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Complex I Is the Major Site of Mitochondrial Superoxide Production by Paraquat*

  • Helena M. Cochemé
    Affiliations
    Medical Research Council Dunn Human Nutrition Unit, Wellcome Trust/MRC Building, Hills Road, Cambridge CB2 0XY, United Kingdom
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  • Michael P. Murphy
    Correspondence
    To whom correspondence should be addressed. Tel.: 44-1223-252-900; Fax: 44-1223-252-905;
    Affiliations
    Medical Research Council Dunn Human Nutrition Unit, Wellcome Trust/MRC Building, Hills Road, Cambridge CB2 0XY, United Kingdom
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  • Author Footnotes
    * This work was supported by the Medical Research Council (UK) and Research into Ageing (UK). The costs of publication of this article were defrayed in part by the payment of page charges. This article must therefore be hereby marked “advertisement” in accordance with 18 U.S.C. Section 1734 solely to indicate this fact.
Open AccessPublished:November 26, 2007DOI:https://doi.org/10.1074/jbc.M708597200
      Paraquat (1,1′-dimethyl-4,4′-bipyridinium dichloride) is widely used as a redox cycler to stimulate superoxide production in organisms, cells, and mitochondria. This superoxide production causes extensive mitochondrial oxidative damage, however, there is considerable uncertainty over the mitochondrial sites of paraquat reduction and superoxide formation. Here we show that in yeast and mammalian mitochondria, superoxide production by paraquat occurs in the mitochondrial matrix, as inferred from manganese superoxide dismutase-sensitive mitochondrial DNA damage, as well as from superoxide assays in isolated mitochondria, which were unaffected by exogenous superoxide dismutase. This paraquat-induced superoxide production in the mitochondrial matrix required a membrane potential that was essential for paraquat uptake into mitochondria. This uptake was of the paraquat dication, not the radical monocation, and was carrier-mediated. Experiments with disrupted mitochondria showed that once in the matrix paraquat was principally reduced by complex I (mammals) or by NADPH dehydrogenases (yeast) to form the paraquat radical cation that then reacted with oxygen to form superoxide. Together this membrane potential-dependent uptake across the mitochondrial inner membrane and the subsequent rapid reduction to the paraquat radical cation explain the toxicity of paraquat to mitochondria.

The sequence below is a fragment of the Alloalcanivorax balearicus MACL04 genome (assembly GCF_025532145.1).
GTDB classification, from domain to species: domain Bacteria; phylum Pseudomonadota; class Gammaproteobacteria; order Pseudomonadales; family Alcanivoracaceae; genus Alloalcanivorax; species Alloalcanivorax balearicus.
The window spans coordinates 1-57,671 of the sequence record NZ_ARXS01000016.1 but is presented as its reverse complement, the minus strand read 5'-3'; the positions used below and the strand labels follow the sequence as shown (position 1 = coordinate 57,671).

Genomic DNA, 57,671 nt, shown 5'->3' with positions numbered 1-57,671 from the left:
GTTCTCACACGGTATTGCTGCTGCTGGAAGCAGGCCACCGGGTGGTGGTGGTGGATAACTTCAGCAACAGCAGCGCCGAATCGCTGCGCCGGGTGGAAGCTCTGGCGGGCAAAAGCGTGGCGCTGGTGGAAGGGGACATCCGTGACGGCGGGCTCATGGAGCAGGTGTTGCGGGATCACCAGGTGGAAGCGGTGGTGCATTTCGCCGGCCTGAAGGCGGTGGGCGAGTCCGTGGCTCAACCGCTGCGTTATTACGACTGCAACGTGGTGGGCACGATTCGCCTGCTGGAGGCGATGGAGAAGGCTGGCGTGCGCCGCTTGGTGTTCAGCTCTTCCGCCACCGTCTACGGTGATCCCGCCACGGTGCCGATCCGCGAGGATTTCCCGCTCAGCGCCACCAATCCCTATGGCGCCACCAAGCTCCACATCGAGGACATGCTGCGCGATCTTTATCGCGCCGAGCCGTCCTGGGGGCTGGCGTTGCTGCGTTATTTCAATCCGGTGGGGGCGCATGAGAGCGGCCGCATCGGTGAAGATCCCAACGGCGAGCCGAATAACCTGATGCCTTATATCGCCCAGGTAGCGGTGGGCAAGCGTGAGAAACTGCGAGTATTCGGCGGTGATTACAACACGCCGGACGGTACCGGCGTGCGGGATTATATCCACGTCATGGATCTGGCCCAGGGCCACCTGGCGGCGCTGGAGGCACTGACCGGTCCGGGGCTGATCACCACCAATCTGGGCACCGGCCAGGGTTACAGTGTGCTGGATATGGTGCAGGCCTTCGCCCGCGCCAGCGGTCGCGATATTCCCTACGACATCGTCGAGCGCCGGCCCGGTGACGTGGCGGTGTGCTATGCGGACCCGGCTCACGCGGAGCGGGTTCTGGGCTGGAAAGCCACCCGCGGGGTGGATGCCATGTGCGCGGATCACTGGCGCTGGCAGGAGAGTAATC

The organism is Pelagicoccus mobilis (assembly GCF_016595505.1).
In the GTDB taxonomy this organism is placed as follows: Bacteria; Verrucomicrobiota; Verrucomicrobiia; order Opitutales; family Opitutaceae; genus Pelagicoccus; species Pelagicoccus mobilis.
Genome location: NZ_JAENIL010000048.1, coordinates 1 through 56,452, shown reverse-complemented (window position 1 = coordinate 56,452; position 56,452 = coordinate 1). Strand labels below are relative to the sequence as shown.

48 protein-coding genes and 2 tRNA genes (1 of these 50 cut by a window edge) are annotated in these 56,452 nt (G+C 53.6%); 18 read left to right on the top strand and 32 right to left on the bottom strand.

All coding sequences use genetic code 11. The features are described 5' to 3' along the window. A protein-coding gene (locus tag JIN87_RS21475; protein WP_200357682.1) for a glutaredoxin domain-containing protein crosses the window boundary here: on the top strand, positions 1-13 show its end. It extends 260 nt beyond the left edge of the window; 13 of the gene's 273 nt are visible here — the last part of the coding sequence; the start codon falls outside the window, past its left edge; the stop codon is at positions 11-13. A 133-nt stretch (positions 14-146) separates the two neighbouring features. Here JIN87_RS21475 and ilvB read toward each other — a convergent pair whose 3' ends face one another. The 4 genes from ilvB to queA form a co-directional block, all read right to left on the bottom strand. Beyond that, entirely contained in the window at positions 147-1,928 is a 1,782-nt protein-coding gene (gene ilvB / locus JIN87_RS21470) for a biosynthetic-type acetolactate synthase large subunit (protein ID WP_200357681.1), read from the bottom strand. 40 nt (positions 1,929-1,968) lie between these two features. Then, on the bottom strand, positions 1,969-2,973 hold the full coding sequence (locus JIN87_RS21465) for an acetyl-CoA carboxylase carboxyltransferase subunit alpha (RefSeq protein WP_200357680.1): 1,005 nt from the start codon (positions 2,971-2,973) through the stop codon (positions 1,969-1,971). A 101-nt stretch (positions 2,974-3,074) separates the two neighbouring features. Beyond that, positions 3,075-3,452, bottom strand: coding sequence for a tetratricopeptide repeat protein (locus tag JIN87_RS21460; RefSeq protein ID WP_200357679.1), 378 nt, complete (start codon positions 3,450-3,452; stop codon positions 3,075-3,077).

Paraquat (1,1′-dimethyl-4,4′-bipyridinium dichloride; PQ)
      The abbreviations used are: PQ
      paraquat (1,1′-dimethyl-4,4′-bipyridinium dichloride)
      Δψm
      mitochondrial membrane potential
      BSA
      bovine serum albumin
      CLZ
      coelenterazine
      DPI
      diphenyleneiodonium
      EryR
      erythromycin resistant (or erythromycin resistance)
      FCCP
      carbonyl cyanide p-trifluoromethoxyphenylhydrazone
      MnSOD
      manganese superoxide dismutase
      MPP+
      1-methyl-4-phenylpyridinium cation
      mtDNA
      mitochondrial DNA
      O2·¯
      superoxide
      PQ2+
      paraquat dication
      PQ+·
      paraquat monocation radical
      SOD
      superoxide dismutase
      TPB
      tetraphenylborate anion
      TPMP+
      methyl triphenylphosphonium cation.
      2The abbreviations used are: PQ
      paraquat (1,1′-dimethyl-4,4′-bipyridinium dichloride)
      Δψm
      mitochondrial membrane potential
      BSA
      bovine serum albumin
      CLZ
      coelenterazine
      DPI
      diphenyleneiodonium
      EryR
      erythromycin resistant (or erythromycin resistance)
      FCCP
      carbonyl cyanide p-trifluoromethoxyphenylhydrazone
      MnSOD
      manganese superoxide dismutase
      MPP+
      1-methyl-4-phenylpyridinium cation
      mtDNA
      mitochondrial DNA
      O2·¯
      superoxide
      PQ2+
      paraquat dication
      PQ+·
      paraquat monocation radical
      SOD
      superoxide dismutase
      TPB
      tetraphenylborate anion
      TPMP+
      methyl triphenylphosphonium cation.
      is used to increase superoxide (O2·¯) flux when investigating oxidative stress (reviewed in Refs.
      • Bus J.S.
      • Gibson J.E.
      and
      • Fukushima T.
      • Tanaka K.
      • Lim H.
      • Moriyama M.
      ). The paraquat dication (PQ2+) accepts an electron from a reductant to form the paraquat monocation radical (PQ+·), which then rapidly reacts with O2 (k ∼ 7.7 × 108 m–1 s–1) (
      • Hassan H.M.
      ) to produce O2·¯ and regenerate PQ2+ (Fig. 1A). This redox cycling is a proximal cause of PQ toxicity, as indicated by the protection against PQ by superoxide dismutase (SOD) overexpression or administration of SOD mimetics (
      • Krall J.
      • Bagley A.C.
      • Mullenbach G.T.
      • Hallewell R.A.
      • Lynch R.E.
      ,
      • Day B.J.
      • Shawen S.
      • Liochev S.I.
      • Crapo J.D.
      ,
      • Mollace V.
      • Iannone M.
      • Muscoli C.
      • Palma E.
      • Granato T.
      • Rispoli V.
      • Nistico R.
      • Rotiroti D.
      • Salvemini D.
      ,